We Have a Decision, though the second book in the series, is a standalone and belongs solely to Danny Burns and Noah Glass, two boys who couldn’t be more opposite but who become the best of friends and, in the process, help and support each other’s journeys. Danny is a freshman, an out and proud gay kid, warm and caring, flamboyant and doesn’t care that he wears his heart on his sleeve, and he’s a great friend to everyone—but he has something to hide. When we meet Danny, he’s just become the dirty little secret of closeted senior, Doug, who can’t risk being outed for fear of ruining his chances at a baseball scholarship. It was next to impossible not to embrace Danny and his exuberance, and I adored him from the start while also wondering what he was doing with a twatwaffle like Doug. This served as a minor issue for me, as Doug’s character is so stereotypically, one-dimensionally jock-dudebro-ish that I did a lot of side-eyeing at the juxtaposition of Danny the sweetheart and Danny the sweetheart who’d fall for Doug’s line of crap. Basically, Doug made me want to barf, and I’m not sure whether he’s been left as a big plot hole or will be dealt with in a later installment of the series. He might make a good redemption story, if it’s the latter.
Noah, on the other hand, is the group’s ultra-religious kid, active and interested in more church related groups than in forming school relationships. He is so deeply indoctrinated in the church, in fact, that his being allowed to attend public school is even mentioned as an anomaly. Noah isn’t made out to be the antagonist of the story, not at all, he’s just a bit of an outlier at school, so of course his being paired up with Danny is going to bring into question and challenge every one of Noah’s church-bred ideals about being gay. However, this also serves as the catalyst that will encourage Noah’s own critical and independent thinking, because Danny is joy; he is kindness personified. How can someone whose thoughtfulness is on such broad display in every single thing he does be ‘less-than’? Danny is impossible to resist, and Noah doesn’t stand a chance. Especially as it becomes increasingly obvious that Noah’s best friend in the world, Josh, has a massive crush on Danny.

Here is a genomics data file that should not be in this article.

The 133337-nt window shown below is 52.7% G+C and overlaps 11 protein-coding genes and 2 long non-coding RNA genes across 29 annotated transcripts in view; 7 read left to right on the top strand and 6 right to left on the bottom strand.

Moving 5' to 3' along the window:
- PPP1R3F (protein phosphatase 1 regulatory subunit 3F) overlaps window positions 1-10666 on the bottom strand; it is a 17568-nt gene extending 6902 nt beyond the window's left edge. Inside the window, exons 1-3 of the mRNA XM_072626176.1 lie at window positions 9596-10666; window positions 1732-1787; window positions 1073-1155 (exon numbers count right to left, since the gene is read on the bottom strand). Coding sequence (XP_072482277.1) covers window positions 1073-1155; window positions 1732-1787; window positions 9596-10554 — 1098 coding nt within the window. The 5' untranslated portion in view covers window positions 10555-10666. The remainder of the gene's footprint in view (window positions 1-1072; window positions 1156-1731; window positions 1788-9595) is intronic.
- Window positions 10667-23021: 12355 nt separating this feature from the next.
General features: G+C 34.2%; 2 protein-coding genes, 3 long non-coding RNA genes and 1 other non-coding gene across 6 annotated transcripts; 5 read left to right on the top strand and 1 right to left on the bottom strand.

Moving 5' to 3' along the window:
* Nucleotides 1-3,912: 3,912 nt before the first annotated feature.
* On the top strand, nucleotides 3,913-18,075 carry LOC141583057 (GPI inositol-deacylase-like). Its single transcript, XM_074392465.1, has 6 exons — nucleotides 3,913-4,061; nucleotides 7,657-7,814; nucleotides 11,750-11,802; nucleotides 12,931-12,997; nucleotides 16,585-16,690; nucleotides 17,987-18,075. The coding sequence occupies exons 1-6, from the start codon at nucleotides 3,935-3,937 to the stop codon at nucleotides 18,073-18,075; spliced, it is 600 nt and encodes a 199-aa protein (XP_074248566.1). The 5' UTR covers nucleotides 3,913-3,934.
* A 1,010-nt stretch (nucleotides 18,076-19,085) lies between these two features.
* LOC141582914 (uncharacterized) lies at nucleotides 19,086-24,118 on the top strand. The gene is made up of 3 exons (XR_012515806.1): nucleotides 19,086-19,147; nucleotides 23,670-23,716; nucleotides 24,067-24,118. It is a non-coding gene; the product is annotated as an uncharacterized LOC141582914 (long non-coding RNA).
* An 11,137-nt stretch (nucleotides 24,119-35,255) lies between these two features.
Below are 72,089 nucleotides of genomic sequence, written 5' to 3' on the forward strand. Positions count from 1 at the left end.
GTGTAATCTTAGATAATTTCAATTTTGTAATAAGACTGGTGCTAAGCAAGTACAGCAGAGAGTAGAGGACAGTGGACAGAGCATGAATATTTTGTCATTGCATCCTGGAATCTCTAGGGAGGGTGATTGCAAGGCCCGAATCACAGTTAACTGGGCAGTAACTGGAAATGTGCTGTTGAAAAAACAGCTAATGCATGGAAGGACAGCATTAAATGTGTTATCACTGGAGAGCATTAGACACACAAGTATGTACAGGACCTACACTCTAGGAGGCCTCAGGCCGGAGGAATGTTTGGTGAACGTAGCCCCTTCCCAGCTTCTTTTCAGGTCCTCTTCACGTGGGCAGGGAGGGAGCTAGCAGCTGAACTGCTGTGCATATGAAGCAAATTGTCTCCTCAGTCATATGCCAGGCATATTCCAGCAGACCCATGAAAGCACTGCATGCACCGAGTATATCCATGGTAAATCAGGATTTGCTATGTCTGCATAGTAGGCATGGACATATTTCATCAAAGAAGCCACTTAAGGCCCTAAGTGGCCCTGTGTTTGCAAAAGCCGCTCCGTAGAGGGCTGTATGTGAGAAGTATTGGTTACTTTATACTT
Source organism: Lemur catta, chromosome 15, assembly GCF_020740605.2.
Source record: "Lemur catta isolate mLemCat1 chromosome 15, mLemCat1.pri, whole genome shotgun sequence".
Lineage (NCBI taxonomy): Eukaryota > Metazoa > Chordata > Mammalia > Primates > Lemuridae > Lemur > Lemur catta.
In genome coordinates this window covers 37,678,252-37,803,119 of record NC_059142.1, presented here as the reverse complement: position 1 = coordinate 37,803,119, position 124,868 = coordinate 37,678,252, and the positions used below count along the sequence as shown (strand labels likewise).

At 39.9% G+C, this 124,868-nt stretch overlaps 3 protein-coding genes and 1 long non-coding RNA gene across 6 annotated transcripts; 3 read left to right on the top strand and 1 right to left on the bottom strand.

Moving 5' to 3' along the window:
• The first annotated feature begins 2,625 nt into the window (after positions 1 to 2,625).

The characterizations in this novel are not explored much beyond the surface level, just enough to allow readers to understand these are all kids we, in some form or another, went to high school with. The impact of the story is more about the messages the author is delivering, and those come through loud and clear. We talk a lot about representation and the importance of diversity in books available to teen readers, and Steph Marie has done a fine job of offering a variety of voices in this story. While I cheered on the messages of love triumphing over hate, of friendship crossing borders and erasing boundaries, and Noah seeing beyond the Bible to the wonderful person and friend Danny is, I also wish We Have a Decision was going to reach the audience who needs these messages most. Unfortunately, that’s not the Dannys of the world. It’s the Noahs. More importantly, though, this story is out there, and that’s a good thing. It’s sweet and heartwarming, Danny is utterly endearing, Noah gets to be the good guy, and it’s one of those ‘aww’ reads that makes you smile at the end.
You can buy We Have a Decision here: